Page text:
Compared to the stock Lightning EarPods, the AirPods sound slightly better. You shouldn’t expect a massive increase in sound quality, but the AirPods do sound clearer than the EarPods. The difference is subtle, but it’s there. Usually you would expect wireless headphones to feature reduced audio fidelity, but I didn’t find that to be the case when comparing the AirPods to the EarPods.
Pairing and switching devices
Thanks to Apple’s W1 wireless chip, the AirPods feature the same handy pairing features as the previously released Beats Solo3 headphones.
The W1 wireless chip makes pairing simple and easy, all you need to do is place the AirPods in the Charging Case, and place it next to your iPhone. A Pairing sheet will automatically appear, which allows you to pair your AirPods with a single button tap.
Best of all, once you pair to your iPhone, your Apple Watch will automatically be able to connect to your AirPods, along with any Mac or iOS devices connected to the same iCloud account. And switching between devices is simple and easy with no Bluetooth-related hoops to jump through.
Apple provides a very impressive battery status details via special popovers that appear on your iPhone’s screen. Users can gain quick access to the battery life of individual AirPod units, and the Charging Case. You’ll also find battery status via the Battery widget within Control Center, or by asking Siri.
Auto pause, resume, and mono playback
When you take one of the AirPods out of your ear, audio playback will automatically pause. When you place the AirPod back into your ear, the audio playback automatically resumes.
A similar thing occurs when listening to music via your iPhone’s speaker. If you remove the AirPods from the Charging Case and place them into your ears, playback will automatically start via the AirPods.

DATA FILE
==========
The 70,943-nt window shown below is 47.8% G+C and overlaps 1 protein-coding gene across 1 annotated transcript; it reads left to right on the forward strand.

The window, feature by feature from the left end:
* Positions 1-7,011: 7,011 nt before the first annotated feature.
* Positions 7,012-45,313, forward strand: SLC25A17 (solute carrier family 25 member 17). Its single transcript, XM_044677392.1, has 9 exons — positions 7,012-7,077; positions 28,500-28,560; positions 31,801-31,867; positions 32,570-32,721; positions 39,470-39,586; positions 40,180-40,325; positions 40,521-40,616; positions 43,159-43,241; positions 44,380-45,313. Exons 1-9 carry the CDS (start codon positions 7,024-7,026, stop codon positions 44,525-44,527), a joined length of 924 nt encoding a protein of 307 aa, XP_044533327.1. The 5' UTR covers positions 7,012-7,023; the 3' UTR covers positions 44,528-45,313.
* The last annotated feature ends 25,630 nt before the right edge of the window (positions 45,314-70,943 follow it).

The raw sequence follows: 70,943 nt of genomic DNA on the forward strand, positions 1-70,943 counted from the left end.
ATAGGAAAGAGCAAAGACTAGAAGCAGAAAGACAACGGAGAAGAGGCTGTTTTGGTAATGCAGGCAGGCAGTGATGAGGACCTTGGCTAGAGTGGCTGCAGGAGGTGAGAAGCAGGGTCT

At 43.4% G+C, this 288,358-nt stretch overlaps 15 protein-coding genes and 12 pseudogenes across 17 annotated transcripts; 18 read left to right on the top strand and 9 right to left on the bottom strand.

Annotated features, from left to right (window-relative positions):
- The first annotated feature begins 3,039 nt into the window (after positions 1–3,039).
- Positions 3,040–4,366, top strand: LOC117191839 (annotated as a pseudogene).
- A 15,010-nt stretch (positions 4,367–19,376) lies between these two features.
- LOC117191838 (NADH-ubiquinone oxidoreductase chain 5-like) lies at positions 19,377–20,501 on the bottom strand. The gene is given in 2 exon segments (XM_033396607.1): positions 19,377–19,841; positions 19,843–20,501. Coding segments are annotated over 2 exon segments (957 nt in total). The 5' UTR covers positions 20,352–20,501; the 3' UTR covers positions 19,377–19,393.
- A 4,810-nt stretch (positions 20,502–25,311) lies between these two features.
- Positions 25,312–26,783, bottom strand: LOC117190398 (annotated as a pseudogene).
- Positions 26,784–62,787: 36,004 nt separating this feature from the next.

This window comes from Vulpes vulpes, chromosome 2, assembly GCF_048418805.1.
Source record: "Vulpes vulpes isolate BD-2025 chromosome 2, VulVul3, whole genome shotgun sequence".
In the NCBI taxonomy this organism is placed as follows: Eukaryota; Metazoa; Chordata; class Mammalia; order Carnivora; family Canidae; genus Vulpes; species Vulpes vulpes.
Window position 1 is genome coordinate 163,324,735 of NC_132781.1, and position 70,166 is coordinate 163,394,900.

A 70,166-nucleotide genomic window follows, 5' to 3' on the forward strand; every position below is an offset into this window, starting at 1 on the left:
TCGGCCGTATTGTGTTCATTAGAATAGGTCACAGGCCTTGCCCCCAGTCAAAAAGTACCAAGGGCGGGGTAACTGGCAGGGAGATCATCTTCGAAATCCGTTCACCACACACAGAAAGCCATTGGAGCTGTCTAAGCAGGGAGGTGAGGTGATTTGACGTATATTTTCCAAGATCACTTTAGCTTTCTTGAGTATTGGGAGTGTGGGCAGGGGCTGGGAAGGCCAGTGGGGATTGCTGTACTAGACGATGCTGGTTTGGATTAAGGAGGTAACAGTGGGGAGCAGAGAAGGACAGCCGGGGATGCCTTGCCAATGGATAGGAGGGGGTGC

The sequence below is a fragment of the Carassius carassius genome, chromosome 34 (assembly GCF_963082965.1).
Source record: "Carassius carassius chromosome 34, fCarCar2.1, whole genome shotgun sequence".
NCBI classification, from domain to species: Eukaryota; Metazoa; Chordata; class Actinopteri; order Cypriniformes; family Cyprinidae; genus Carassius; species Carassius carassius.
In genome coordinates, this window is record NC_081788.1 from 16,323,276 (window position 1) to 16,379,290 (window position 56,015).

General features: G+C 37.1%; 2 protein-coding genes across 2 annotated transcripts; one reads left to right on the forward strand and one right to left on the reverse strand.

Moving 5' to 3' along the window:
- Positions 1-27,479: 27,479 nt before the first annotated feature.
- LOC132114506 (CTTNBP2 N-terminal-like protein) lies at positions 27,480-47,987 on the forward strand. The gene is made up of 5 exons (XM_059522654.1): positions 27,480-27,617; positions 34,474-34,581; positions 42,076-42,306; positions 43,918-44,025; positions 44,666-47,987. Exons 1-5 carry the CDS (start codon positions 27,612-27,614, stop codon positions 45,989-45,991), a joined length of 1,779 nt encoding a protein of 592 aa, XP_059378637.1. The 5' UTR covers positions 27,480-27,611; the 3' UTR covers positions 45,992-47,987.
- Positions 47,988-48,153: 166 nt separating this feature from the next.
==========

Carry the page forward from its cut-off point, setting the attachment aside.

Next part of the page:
It’s also possible to use only one AirPod at a time for both phone calls, Siri control and music playback. And the AirPods are smart enough to pipe mono sound through a single AirPod, and stereo sound through two AirPods.
You can quickly access Siri via a double tap on the area above either AirPod stem. You can then use Siri to playback songs from your Apple Music library, ask for directions, or use Siri for anything else that it’s capable of doing.
The AirPods are just as polarizing in person from a design perspective as they were when they were first revealed at the iPhone 7 event. The bright white casing coupled with the shiny metallic ends makes the AirPods stand out that much more while in your ears, and it almost looks like jewelry or some sort of bizarre-looking earrings. I’m not a fan of the look to be honest, and I’d much prefer if the AirPods came in a darker color. Of course, this is just a personal observation, and looks are highly subjective, so you may not agree with my sentiments.
Outside of the looks, I’m largely impressed with the AirPods. They’re extremely well built, and the pairing process couldn’t be easier. The AirPods are the best wireless earbuds that I’ve tried so far, and it’s not even close. Sound quality is also much better than any truly wireless earbuds I’ve tried by a long shot.